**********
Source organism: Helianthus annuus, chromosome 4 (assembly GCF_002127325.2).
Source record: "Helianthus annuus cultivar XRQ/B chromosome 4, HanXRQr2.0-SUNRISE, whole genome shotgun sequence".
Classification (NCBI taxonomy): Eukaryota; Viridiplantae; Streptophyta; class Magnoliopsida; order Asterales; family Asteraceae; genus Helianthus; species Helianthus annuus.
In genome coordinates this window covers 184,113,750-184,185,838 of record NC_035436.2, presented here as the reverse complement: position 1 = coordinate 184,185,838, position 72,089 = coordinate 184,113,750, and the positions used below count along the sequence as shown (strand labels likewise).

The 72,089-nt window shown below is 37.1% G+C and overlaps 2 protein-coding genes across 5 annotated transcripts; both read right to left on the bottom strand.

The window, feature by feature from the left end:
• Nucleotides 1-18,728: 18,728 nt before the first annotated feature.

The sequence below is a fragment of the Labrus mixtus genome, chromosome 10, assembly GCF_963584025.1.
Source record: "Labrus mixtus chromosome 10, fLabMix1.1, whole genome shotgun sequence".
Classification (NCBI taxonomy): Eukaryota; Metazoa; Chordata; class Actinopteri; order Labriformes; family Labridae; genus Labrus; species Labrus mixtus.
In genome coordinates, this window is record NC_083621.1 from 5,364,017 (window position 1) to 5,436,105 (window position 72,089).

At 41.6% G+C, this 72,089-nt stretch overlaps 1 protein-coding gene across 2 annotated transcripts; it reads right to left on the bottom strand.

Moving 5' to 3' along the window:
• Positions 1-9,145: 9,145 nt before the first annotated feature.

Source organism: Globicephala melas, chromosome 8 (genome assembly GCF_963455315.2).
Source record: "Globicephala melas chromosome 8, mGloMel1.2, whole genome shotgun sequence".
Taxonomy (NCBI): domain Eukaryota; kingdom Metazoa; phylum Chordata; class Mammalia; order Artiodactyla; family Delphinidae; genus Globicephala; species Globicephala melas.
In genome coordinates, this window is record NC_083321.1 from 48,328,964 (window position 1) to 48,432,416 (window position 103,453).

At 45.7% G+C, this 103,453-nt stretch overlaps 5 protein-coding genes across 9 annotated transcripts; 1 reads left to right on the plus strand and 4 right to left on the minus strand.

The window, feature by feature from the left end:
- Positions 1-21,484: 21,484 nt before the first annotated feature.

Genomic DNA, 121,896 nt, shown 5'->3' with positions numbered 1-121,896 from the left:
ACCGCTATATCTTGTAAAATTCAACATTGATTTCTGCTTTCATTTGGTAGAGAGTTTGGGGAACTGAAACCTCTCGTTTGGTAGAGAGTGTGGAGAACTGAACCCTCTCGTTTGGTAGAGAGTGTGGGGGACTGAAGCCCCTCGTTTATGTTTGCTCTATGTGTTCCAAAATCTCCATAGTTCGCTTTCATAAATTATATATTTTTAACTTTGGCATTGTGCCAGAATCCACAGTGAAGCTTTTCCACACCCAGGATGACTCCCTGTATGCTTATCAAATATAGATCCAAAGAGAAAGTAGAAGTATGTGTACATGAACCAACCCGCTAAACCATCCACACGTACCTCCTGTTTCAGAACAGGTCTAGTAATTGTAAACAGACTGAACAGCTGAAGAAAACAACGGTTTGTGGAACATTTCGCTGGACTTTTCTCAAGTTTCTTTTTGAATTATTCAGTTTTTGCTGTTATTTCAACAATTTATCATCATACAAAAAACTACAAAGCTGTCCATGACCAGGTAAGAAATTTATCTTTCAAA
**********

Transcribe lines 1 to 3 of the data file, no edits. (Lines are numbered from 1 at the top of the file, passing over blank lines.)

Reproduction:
Source organism: Helianthus annuus, chromosome 4 (assembly GCF_002127325.2).
Source record: "Helianthus annuus cultivar XRQ/B chromosome 4, HanXRQr2.0-SUNRISE, whole genome shotgun sequence".
Classification (NCBI taxonomy): Eukaryota; Viridiplantae; Streptophyta; class Magnoliopsida; order Asterales; family Asteraceae; genus Helianthus; species Helianthus annuus.